Frequently Asked Questions About the Philadelphia Regional Fund for Sacred Places

Q. What is the Philadelphia Regional Fund for Sacred Places?

The Fund provides a major source of dedicated capital funding for historic, community-serving sacred places in the five county Philadelphia region – Bucks, Chester, Delaware, Montgomery and Philadelphia counties. An initial grant pool of $750,000 was awarded to twelve (12) congregations in the region in May 2006. The grant awards were in the range of $25,000 to $100,000. This grant pool was in addition to seven (7) recipients of partnership grants between the Pennsylvania Historical Museum Commission’s Keystone Grant Program and Partners for Sacred Places in 2005-6.

The grants are supplemented by training and technical assistance, to help position congregations and meetings to meet urgent repair and renovation challenges that threaten their properties. It is anticipated that over time, the Fund will assist the capital campaigns of a critical mass of thirty to forty of the region’s most important historic sacred places.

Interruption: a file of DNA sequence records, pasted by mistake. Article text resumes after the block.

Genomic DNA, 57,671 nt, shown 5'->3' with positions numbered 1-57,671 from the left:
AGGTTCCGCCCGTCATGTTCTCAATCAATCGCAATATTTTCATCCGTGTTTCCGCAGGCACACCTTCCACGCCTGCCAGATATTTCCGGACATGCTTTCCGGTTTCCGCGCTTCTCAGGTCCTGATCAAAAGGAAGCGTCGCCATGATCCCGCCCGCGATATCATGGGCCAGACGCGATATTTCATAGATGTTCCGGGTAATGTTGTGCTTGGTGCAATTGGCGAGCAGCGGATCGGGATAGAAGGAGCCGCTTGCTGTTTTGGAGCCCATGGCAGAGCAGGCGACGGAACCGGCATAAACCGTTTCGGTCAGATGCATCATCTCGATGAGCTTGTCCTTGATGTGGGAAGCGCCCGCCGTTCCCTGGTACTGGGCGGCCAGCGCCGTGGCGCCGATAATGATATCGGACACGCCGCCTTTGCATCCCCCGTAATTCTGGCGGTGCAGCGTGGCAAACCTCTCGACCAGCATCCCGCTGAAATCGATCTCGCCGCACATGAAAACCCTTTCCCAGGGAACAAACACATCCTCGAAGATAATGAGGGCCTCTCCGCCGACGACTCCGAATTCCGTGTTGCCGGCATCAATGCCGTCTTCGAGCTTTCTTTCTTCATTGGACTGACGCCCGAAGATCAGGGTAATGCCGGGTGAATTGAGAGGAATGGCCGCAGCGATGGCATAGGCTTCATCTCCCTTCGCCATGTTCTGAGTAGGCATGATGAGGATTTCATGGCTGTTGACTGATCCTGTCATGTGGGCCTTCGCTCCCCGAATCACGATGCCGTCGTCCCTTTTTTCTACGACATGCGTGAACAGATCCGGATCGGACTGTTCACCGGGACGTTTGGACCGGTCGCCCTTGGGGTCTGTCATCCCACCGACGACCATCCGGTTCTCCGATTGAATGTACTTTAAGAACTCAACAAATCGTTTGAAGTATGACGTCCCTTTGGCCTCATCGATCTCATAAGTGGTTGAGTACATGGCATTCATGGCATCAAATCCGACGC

Q. Where does the funding coming from?

The grant fund was started with a $1 million lead gift in the form of a challenge grant from the William Penn Foundation and was matched by donors and funders from the public and private sectors, including state government, philanthropy, religious organizations, individuals and businesses. The grant program is anticipated to grow to $5,000,000 by 2010.

Q. What are the requirements for a grant?

There are four major categories for a religious property to be considered for the Fund:

  • Historical and Architectural Significance – The property must have unique historical and cultural significance on a regional or national level and be eligible for listing in the National Register. It must have been originally built as a house of worship and used as one currently.
  • Urgent Repair Needs – The building must have urgent repair issues, such as need for a new roof or to replace outdated mechanical systems that could be considered a fire hazard.
  • Congregational Capacity – The sacred places must house an active congregation or meeting of which the members are able to undertake a capital campaign to match our funding within two years of a grant being given.
  • Community Programming and Partnerships – The congregation or meeting must host and support active community outreach and programming that is non-discriminatory.